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Prisoners of Love

Why do some women fall for and marry killers? For many of these women, the men are an attractive mix of evil and vulnerability.

January 23, 1997|PAMELA WARRICK | TIMES STAFF WRITER

Oh, what they do for love.

The girlfriend of the "Hillside Strangler" tries to strangle a woman herself to throw police off her sweetheart's trail. Her murder attempt fails and she goes to jail for life.

A promising young lawyer assigned to defend a murder suspect finds her client so appealing, she helps him escape. She is disbarred and goes to prison.

A courtroom artist can't get James Earl Ray out of her mind. Long after Ray's conviction for killing the Rev. Martin Luther King Jr., she proposes. He accepts, though reluctantly, and she is branded a racist. She loses her career, her friends and, ultimately, her man.

What is there about a murderer that can make him so irresistible?

What is it about some women that makes them find killers so lovable?

Although there is little formal research on the psychology of prison romance, those who observe the dynamics of such couplings say the relationships aren't as bizarre as they seem.

Long Beach tax consultant Sarah James was just another single mom trying to make ends meet when she fell in love with Jack Kirschke in 1968. "I went to visit him in prison with an outreach group, and I was smitten immediately. It was the most exciting, most passionate and most dangerous relationship I have ever had," James says. They married in 1976.

For James, a gentle churchwoman with two young children, Kirschke was like no other man she had ever met. A former deputy district attorney, he was sentenced to life in prison for the 1967 slayings of his first wife and her lover.

Kirschke's trial was that decade's trial of the century. "I had met Jack briefly when I was doing the books for the Long Beach Yacht Club, where he belonged," James recalls, "so I followed the trial rather closely and felt there might have been some question about his guilt. When we met again in prison, I believed him at once when he told me he didn't do it."

They began a courtship of monitored visits and censored love letters.

"Sarah, Sa-rah, Sa-rah! The very name of my beloved clangs in my poor brain like the clapper of a sonorous bell. . . ," wrote Kirschke early in the relationship.

"He was intense and intellectual and his letters were pure poetry," James says.

The women are social workers, reporters, filmmakers, lawyers, counselors, activists and nurses. They may have been waiting all their lives for "the right man," as journalist Doreen Lioy says she was when she married "Night Stalker" Richard Ramirez in October.

Or they may fall in love unexpectedly--"fatefully," as some say when recalling their early attractions.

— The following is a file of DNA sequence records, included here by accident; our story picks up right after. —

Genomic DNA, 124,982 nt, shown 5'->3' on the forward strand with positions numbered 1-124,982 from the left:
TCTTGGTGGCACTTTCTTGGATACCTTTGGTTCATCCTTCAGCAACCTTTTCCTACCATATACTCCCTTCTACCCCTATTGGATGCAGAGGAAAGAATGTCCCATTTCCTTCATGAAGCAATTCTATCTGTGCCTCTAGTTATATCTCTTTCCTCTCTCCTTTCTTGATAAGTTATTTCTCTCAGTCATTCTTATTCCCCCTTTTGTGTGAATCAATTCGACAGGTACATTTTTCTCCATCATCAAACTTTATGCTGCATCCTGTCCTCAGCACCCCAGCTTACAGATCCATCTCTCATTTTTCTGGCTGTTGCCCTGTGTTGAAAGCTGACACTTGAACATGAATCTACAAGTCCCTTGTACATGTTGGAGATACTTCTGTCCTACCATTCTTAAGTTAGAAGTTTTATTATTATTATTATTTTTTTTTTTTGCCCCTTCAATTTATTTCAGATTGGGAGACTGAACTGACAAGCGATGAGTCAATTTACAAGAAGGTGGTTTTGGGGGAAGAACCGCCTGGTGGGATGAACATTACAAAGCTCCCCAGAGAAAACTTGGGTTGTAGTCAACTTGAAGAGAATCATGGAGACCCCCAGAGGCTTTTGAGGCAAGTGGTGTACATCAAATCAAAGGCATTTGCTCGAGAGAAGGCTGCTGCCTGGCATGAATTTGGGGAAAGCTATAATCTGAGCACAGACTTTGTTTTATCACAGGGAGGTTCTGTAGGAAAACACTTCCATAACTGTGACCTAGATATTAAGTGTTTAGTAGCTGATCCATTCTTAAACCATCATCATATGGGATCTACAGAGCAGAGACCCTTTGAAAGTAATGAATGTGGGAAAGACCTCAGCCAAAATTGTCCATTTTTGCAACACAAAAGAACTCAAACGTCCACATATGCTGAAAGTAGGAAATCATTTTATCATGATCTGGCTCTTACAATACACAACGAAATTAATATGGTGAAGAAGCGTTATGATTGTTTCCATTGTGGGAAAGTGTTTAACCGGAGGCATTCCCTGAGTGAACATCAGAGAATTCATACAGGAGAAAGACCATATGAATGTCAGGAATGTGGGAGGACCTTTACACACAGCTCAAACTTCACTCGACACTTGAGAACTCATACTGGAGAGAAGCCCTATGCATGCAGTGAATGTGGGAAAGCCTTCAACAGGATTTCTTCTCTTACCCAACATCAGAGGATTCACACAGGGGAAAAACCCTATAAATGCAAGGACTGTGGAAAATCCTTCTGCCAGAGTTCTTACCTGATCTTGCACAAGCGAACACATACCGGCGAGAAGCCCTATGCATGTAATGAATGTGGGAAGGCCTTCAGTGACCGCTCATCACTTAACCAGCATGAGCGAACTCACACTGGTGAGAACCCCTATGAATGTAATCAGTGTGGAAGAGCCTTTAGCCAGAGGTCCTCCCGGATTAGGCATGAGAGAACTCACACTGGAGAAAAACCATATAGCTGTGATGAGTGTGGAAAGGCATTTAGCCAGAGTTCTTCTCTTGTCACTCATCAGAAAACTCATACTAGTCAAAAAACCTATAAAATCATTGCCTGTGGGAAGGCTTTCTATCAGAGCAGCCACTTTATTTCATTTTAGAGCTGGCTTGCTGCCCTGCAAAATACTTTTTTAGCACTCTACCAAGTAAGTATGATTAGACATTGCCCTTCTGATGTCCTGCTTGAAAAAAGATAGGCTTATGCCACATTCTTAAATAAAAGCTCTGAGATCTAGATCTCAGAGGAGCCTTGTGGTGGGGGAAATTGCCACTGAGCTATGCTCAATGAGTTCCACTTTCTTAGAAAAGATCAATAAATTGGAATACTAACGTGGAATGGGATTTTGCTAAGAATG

According to Sheila Isenberg, who interviewed dozens of women for her 1990 book "Women Who Love Men Who Kill" (Dell), those who fall for men convicted of serious crimes are themselves often surprisingly accomplished.

"They are very likely to be attractive and intelligent, often successful in their profession, and almost always unacquainted with the world of crime and criminals," Isenberg says. "In the eyes of these women, these men are a magnetic mix of evil and vulnerability, extreme danger and reassuring safety."

And for women who have been beaten or crushed emotionally by the previous men in their lives, there is some logic in "connecting yourself to a dangerous man who can't get at you," Isenberg says.

"These women lead a difficult life, never knowing whether or when they will actually be with their men." But that, Isenberg discovered during her two years of research, is a major part of the attraction. "These women, damaged in many ways, have a deep need to love someone with whom they can't enjoy an easy, comfortable relationship."

In retrospect, James says, Kirschke's letters of love were also controlling and demanding. "He'd give me a list at the bottom of each letter with the chores and services he needed me to complete before our next visit. Of course, I always did what he wanted," James says. "I'd do anything, anything to make him happy, [and] to get him out of there so we could live happily ever after."

Thanks largely to his new wife's efforts, Kirschke's life sentence was commuted after 10 years. But the happy ending James expected never came. Instead, she says, "He turned into this tyrannical, coldhearted stranger. . . . And when I stood up to him, he left me for one of my best friends."

Two decades later, James is frightened by what she sees as a dangerous trend of "sweet, good-hearted women" falling for men behind bars. "I want to warn those women what they're in for."

*

While no one keeps statistics on love and marriage behind prison walls, many corrections officials believe such unions are happening with increasing frequency.

Even men convicted of the most gruesome crimes have women waiting outside to love and, where state laws permit, to marry them.

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